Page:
On September 17, 2019, the Federal Deposit Insurance Corporation (the “FDIC”) passed a final rule providing qualifying community banking organizations the ability to opt-in to a new community bank leverage ratio (“CBLR”) framework, which will greatly simplify regulatory determinations regarding capital adequacy and eliminate the need for qualifying community banking organizations to calculate and report quarterly risk-based capital ratios in their Call Reports.
On May 24, 2018, President Trump signed into law the bipartisan Economic Growth, Regulatory Relief and Consumer Protection Act (S. 2155) (the “Consumer Protection Act”), which became the first legislatively enacted regulatory relief bill since the 2008-2009 recession, rolling back various provisions of the Dodd-Frank Act.
As part of the Consumer Protection Act, the Board of Governors of the Federal Reserve System, the FDIC and the Office of the Comptroller of the Currency (collectively, the “Agencies”) were directed to promulgate a rule providing for a CBLR of not less than 8% and not more than 10% for community banks and their holding companies with total consolidated assets of $10 billion or less. Qualifying community banking organizations that met the CBLR would be deemed “well-capitalized” and would not have to calculate the various other ratios currently used by the Agencies to determine capital adequacy.
On February 8, 2019, consistent with the Consumer Protection Act, the Agencies published a notice of proposed rulemaking which, among other things, would have required a CBLR of greater than 9%. On September 17, 2019, the Federal Deposit Insurance Corporation issued a final rule implementing the CBLR framework.
Under the final rule, banks that satisfy the criteria of a “qualifying community banking organization,” including meeting the requirement of maintaining a CBLR in excess of 9%, and which choose to opt-in to the CBLR framework, will only be required to report the CBLR ratio, instead of the other additional capital ratios that they are currently required to report (i.e., Total Risk-Based Capital Ratio, Common Equity Tier-1 Capital Ratio and Tier-1 Risk-Based Capital Ratio) under the generally applicable risk-based capital and leverage capital requirements contained in the applicable Agency’s existing capital rules (the “generally applicable capital rules”). The CBLR is calculated under the final rule in a manner consistent with the current calculation methodology for the leverage ratio under the generally applicable capital rules – i.e., the CBLR is calculated as Tier 1 capital divided by average total consolidated assets.
If a qualifying community banking organization otherwise ceases to meet any of the qualifying criteria, the bank will have a grace period of two consecutive calendar quarters to bring itself into compliance, provided that its CBLR is at least greater than 8%. If the bank qualifies for the two consecutive quarter grace period, it will be deemed to be “well capitalized” and will not have to calculate and report the additional risk-based capital ratios under the generally applicable capital rules during such two consecutive quarter period. However, a bank will be required to comply with the generally applicable capital rules and file the relevant regulatory reports containing the additional capital ratios after the two consecutive quarter grace period if the bank is unable to restore compliance with all qualifying criteria during such grace period (including coming into compliance with the greater than 9% CBLR requirement). In addition, a bank will not be eligible for the two consecutive quarter grace period, and will be required to comply with the generally applicable capital rules and file the relevant regulatory reports, if the bank (i) reports a CBLR of 8% or less, or (ii) ceases to satisfy the qualifying criteria due to consummation of a merger transaction.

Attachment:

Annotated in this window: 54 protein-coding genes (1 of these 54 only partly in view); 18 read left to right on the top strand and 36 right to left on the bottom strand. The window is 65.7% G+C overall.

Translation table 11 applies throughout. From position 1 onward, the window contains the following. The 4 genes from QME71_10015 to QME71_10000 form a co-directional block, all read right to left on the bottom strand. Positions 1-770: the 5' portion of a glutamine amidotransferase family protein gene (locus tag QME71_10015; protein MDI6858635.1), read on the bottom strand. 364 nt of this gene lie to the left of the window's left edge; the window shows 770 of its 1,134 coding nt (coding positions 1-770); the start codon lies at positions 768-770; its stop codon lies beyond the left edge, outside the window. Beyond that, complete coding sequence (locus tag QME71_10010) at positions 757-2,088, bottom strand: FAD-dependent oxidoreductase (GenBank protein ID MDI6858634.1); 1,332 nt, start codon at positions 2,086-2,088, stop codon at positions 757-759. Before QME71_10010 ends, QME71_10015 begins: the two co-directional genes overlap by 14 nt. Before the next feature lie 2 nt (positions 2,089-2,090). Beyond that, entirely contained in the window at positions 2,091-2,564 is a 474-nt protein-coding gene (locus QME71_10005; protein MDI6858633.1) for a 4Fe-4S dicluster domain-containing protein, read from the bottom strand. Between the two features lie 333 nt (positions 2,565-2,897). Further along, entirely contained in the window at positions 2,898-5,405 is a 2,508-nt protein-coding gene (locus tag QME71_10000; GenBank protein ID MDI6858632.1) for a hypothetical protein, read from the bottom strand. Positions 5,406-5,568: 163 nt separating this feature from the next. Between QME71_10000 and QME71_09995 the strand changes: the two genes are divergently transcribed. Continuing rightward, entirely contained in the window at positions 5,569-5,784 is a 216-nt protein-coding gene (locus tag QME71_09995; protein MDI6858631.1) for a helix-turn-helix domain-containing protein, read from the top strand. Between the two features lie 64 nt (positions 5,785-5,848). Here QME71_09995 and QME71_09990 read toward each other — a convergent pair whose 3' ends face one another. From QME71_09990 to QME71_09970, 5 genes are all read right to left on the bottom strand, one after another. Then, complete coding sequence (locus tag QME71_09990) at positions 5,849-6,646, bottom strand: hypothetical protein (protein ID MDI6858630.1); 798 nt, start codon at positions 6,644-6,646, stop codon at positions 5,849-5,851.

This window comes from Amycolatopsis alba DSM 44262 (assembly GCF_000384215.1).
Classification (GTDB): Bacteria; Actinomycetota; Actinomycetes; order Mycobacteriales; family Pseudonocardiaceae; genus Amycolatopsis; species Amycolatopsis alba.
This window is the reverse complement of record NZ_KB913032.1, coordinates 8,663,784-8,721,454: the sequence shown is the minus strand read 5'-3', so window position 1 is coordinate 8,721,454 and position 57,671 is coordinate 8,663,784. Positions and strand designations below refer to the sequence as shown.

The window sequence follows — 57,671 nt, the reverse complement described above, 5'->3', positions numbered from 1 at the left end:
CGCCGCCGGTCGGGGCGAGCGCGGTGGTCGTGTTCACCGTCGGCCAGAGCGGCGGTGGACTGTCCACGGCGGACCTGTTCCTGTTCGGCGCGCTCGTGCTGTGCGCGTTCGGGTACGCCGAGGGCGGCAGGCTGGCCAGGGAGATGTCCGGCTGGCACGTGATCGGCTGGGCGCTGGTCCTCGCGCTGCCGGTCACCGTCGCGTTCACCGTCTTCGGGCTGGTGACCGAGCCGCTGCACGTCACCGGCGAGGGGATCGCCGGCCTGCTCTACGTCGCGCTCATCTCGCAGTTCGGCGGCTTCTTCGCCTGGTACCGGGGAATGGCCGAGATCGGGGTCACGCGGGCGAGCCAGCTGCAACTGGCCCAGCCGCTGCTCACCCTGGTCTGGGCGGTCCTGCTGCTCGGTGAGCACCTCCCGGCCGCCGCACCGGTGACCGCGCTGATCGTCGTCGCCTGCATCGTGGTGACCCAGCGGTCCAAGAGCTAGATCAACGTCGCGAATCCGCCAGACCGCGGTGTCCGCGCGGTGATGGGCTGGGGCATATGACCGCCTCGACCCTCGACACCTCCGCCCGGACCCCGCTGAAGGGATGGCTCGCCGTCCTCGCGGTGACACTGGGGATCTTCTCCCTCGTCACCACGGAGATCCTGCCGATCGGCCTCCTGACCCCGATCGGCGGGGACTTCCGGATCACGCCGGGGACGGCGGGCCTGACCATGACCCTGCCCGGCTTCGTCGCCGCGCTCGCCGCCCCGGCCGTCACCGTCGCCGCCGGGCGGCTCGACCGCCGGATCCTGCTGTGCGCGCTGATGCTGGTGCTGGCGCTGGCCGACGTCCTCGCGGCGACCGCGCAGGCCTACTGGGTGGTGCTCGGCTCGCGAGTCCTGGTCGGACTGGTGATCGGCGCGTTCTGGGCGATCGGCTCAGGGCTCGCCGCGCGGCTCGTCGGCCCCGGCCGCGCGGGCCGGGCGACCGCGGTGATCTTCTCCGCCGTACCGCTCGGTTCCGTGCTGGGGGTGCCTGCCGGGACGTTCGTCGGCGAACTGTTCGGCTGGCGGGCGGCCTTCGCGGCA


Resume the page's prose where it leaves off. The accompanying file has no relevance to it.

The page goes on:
Qualifying Community Banking Organization Criteria
Under the final rule, to be considered a qualifying community banking organization, a community bank must satisfy all of the following:
- maintain a CBLR of greater than 9%;
- have total consolidated assets of less than $10 billion;
- have total off-balance sheet exposures (excluding derivatives other than sold credit derivatives and unconditionally cancelable commitments) of 25% or less of total consolidated assets; and
- have total trading assets plus trading liabilities of 5% or less of total consolidated assets.
In addition, the bank must not be an advanced approaches banking organization.
How Can Community Banks Opt-in?
Beginning January 1, 2020, a qualifying community banking organization may opt-in to the CBLR framework by completing the associated reporting requirements on its March 31, 2020 Call Report. Thereafter, a qualifying community banking organization may opt-in to, or out of, the CBLR framework by completing the associated reporting requirements for the Call Report for a subsequent reporting period.
To view the full text of the final rule regarding the CBLR framework, click here.